Arbors represent doorways and ceilings in the outdoor world. Compare your master plan to your concept diagram. Do you need more delineation between zones of use? An may be the thing you need to suggest a passageway from one area of your yard to another. Would you like to highlight a portion of the yard and set it apart from other areas? An can a special place in the yard and frame whatever is behind it.

Adding an arbor to your garden can also give it presence and style. Add an arbor where you want to an entrance into the garden or link garden rooms. An arbor adds structure to the landscape, balancing the softer lines and billowing forms of plants. It also adds a vertical element, making the scene more than beds of flowers at ground level.

A simple two-post structure is perfect for framing the entry into your garden. Larger arbors with multiple posts can make big spaces feel comfortable. Most interior ceilings are 8 to 9 feet high; bringing that height outside with an overhead structure can make large exterior spaces seem people-sized. As a rule of thumb, beams or rafters within those heights and the proportions will feel comfortable.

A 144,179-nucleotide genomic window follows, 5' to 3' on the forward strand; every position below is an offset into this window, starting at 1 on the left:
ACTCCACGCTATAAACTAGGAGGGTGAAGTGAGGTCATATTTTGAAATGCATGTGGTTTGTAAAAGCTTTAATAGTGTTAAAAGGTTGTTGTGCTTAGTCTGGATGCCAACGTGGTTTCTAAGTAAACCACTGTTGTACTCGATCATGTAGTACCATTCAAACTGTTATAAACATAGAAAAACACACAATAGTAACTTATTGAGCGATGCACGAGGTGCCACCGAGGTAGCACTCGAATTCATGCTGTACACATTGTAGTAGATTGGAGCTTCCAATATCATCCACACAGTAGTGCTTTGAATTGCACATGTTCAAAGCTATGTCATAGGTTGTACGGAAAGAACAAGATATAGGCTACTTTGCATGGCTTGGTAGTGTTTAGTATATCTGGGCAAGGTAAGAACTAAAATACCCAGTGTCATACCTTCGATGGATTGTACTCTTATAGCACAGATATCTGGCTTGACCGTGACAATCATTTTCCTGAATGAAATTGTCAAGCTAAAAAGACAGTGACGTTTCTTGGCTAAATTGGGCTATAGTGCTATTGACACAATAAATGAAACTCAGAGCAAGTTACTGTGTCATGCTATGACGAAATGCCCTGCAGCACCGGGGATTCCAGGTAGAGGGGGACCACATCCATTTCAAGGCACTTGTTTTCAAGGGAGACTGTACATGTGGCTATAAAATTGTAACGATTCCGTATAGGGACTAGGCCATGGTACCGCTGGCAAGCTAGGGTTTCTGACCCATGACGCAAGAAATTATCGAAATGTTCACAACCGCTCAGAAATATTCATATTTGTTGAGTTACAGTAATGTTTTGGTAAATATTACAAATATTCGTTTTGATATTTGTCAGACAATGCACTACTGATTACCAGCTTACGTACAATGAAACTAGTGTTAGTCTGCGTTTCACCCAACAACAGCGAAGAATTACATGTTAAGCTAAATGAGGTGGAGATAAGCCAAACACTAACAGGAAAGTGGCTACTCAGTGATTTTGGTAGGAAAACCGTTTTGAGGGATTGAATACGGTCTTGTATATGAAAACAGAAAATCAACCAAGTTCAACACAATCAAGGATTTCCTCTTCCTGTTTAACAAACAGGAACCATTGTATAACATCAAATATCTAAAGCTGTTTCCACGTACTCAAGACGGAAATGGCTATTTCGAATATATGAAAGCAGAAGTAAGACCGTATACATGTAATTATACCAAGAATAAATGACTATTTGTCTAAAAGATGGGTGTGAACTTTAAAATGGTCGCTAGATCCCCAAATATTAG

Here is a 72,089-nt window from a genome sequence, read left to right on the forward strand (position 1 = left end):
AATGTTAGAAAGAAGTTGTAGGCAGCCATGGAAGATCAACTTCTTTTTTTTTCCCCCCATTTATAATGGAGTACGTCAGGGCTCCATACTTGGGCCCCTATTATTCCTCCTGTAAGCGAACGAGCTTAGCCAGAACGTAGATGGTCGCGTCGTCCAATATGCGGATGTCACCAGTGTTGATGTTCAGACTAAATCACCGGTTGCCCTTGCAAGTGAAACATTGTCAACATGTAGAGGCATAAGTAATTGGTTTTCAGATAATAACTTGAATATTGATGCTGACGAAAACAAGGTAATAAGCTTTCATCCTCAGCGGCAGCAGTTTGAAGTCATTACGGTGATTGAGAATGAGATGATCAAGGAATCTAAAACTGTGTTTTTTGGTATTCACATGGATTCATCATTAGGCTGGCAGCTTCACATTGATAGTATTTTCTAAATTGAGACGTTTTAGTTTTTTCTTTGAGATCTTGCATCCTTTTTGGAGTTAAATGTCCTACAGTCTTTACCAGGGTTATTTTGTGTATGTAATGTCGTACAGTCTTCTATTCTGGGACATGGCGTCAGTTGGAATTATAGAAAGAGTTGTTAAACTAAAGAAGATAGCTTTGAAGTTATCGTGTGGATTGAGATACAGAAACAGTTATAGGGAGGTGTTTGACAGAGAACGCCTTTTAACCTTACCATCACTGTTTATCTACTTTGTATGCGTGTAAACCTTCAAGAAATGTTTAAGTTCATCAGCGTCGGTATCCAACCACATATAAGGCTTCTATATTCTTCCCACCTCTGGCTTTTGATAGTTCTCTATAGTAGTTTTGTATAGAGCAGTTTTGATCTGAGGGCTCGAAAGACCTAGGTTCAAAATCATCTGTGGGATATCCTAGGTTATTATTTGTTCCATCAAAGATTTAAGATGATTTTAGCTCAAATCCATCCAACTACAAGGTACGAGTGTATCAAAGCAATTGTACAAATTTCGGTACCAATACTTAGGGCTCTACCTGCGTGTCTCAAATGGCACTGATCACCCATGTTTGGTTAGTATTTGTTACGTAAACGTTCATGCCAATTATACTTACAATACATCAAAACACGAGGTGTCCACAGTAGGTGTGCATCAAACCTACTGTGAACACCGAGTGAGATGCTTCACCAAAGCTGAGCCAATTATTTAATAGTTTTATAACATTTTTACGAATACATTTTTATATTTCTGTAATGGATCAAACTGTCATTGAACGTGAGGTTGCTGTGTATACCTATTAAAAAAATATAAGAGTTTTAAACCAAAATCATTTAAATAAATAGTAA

By studying the angle of the fiercest rays the area receives, you can slant rafters to block sunlight. If you’d like more shade than the rafters will provide, train sun loving vines to grow up the arbor to help block out more of the sun. You may need only a few rafters if the purpose of the arbor is to define space. The sight of the structure within the yard signals that the area designated is special.


Arbor construction varies with design intent. Curved arbors contribute a romantic quality to the garden; white arches covered with climbing roses establish the cottage style. Repeating the bottom half of the arch along the top of a gate completes the circle. Known as moon gates, these arbor gate combinations frame porthole views of the area beyond them. Position a focal point so that it can be seen while looking through the circle; this point of interest doesn’t have to be centered like a target. Consider setting it slightly to one side to balance the geometric shape of the moon gate. A curving path, leading invitingly to some unseen destination, is another good view to frame.

Rectilinear arbors without curves make a different statement in your landscape. Consider repeating the peak of your rooftop or the horizontal line of your fence top. Whether the style becomes formal or informal depends largely upon the materials and colors you use. Dressed and painted lumber suggests a formal presence. Rough cedar posts lend a rustic air. You can also combine stone or brick pillars with wood iron to form a gateway planted with trailing vines. Design an arbor to reflect your personal style and to complement the architecture of your home.

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